This isn't really a unique idea either. When interviewing or looking for jobs in general people try to define their value. I browsed around on The Ladders to try and see what it takes to be a six digit talent. My conclusion: you have to be older than 22 (or even 23).
Value, in terms of money, is something that is not always easy to quantify. For example, If gas is six dollars a gallon and I need to go to the airport I'll go anyway. Trying to put a value on my career is giving me a little difficulty. I know that someday I'll be a multimillionaire, in part due to inflation, but I am worth something. It is scary to think of starting a company because I know that that means more years of college student living and having zero savings and paying the minimum payments on my student loans. In essence only progressing in experience not financially. At least for awhile. I think my ideas could pay for a Porshe but it may take until my van has 300,000 miles on it.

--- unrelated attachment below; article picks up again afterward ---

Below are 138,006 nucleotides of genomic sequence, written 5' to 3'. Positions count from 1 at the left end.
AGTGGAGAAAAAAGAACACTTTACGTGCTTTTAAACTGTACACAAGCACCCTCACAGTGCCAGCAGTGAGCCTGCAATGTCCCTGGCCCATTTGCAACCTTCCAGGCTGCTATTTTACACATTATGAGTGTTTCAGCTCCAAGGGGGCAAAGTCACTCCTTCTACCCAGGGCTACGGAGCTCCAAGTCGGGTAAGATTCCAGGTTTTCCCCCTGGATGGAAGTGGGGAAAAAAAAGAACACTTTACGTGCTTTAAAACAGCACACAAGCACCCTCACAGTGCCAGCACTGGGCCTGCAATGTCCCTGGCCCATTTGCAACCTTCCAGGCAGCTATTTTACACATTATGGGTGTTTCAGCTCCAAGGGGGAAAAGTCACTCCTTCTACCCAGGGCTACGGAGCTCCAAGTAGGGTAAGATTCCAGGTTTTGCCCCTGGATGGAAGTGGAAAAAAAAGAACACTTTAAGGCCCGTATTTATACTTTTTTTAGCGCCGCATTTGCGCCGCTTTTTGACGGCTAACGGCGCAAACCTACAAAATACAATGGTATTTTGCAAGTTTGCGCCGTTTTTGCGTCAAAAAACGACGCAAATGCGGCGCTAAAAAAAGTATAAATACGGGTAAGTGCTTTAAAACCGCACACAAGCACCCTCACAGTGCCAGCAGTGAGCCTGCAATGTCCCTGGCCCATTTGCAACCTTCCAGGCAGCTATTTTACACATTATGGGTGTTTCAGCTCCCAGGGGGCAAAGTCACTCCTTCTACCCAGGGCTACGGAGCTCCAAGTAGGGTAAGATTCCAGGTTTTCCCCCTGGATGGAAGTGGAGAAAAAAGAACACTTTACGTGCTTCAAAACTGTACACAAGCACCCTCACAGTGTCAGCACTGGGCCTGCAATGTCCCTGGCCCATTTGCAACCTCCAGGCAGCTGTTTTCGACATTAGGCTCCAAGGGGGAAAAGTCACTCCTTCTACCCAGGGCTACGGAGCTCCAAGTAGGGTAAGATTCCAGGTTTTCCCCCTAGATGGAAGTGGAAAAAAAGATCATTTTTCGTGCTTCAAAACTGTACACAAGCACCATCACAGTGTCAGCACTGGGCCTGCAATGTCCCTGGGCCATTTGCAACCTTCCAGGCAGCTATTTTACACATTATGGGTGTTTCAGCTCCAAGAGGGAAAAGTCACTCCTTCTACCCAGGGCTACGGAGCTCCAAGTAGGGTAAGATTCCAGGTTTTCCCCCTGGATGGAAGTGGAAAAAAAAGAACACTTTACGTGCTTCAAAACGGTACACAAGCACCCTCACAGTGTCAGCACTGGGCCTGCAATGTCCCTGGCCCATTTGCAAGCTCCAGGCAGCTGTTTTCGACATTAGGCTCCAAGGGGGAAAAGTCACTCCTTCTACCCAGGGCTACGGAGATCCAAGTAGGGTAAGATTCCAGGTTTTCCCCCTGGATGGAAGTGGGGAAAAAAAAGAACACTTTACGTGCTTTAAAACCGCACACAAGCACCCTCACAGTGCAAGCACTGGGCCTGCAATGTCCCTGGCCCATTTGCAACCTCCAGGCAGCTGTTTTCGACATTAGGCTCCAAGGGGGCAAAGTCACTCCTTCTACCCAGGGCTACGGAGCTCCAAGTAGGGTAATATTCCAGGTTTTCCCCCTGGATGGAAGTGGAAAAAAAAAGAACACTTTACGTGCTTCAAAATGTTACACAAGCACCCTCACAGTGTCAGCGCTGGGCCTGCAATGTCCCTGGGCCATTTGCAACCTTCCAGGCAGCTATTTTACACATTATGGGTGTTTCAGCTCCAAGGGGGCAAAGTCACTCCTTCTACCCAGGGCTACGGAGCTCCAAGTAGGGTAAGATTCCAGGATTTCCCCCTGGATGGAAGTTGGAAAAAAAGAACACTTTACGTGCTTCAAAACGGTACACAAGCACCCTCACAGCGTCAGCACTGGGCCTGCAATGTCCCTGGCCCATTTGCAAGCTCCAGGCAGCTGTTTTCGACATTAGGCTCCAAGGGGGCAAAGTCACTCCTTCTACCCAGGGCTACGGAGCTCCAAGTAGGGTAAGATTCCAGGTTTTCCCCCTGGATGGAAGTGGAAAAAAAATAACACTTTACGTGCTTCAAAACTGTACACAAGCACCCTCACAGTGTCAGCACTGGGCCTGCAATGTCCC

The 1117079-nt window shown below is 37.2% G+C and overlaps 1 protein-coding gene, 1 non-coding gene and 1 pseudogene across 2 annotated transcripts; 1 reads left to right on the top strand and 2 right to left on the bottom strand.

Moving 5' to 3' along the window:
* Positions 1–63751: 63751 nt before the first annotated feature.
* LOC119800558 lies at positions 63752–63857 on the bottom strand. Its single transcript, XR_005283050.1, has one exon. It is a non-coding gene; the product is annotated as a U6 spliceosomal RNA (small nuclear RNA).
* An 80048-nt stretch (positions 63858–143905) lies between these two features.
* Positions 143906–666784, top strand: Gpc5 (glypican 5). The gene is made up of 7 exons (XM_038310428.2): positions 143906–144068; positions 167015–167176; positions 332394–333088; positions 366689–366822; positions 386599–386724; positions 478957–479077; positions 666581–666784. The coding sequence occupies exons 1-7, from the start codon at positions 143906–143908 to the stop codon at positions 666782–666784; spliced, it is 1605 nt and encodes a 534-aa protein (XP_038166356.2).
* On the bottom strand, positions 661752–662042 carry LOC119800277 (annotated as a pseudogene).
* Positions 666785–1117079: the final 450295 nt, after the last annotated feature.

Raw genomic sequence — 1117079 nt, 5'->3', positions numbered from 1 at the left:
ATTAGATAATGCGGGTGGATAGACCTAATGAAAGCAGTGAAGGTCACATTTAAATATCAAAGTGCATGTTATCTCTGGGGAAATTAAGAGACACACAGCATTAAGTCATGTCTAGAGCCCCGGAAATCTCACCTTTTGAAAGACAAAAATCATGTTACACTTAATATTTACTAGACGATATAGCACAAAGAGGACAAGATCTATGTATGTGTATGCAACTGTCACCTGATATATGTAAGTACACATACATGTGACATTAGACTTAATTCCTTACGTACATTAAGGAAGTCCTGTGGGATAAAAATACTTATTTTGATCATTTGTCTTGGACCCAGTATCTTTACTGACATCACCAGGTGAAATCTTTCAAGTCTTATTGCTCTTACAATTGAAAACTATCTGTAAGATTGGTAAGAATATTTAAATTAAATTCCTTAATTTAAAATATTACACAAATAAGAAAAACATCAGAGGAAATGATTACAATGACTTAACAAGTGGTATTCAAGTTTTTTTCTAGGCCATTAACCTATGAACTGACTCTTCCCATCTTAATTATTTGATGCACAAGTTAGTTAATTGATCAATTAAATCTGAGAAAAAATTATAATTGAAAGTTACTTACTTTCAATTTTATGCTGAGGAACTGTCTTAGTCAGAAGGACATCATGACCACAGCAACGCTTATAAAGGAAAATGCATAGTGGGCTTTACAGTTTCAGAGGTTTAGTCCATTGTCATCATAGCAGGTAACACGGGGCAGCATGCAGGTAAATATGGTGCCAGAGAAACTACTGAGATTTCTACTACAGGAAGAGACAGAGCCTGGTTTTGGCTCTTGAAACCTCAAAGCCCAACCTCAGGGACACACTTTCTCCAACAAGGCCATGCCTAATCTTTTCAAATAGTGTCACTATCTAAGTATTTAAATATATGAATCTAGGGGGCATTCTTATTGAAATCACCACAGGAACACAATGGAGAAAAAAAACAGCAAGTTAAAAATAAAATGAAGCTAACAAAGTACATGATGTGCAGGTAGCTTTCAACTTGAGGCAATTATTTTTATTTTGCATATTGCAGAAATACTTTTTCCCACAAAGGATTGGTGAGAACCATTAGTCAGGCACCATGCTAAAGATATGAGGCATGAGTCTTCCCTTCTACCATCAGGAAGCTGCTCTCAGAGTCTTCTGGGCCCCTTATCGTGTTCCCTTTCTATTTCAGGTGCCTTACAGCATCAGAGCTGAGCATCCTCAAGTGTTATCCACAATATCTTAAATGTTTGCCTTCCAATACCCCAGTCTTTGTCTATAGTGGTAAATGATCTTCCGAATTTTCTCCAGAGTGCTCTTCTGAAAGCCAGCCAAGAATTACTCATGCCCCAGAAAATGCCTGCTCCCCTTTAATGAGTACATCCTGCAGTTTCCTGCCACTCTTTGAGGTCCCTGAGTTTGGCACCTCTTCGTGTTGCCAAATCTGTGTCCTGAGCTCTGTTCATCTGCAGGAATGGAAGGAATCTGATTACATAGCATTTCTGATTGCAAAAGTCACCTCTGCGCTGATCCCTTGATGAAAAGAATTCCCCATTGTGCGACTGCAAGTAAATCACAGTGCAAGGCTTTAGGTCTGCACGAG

On the upside, what better way to be frugal than to not have any money to spend? Also, judging from the number of jobs I've applied for in the last 6 months that require 2-5 years of experience compared to jobs for newbies, it seems that experience is really valued highly by everybody. In the sense of experience getting my masters here at WPI has been great. I honestly feel that I am worth twice as much as I was a year ago. The two years my skills in engineering (and computer science) have multiplied several times.
In case any high schoolers read this WPI has a great program called the Major Qualifying Project (MQP) where you spend months working on a project from beginning to end in a group setting. It's stressful, but rewarding. Basically it's a culmination of everything you've learned and requires you to learn new skills. It's very related to your major so when you pull all nighters or 16 hour days it is because you are motivated to work that hard to get it right. Future scientists and engineers apply here!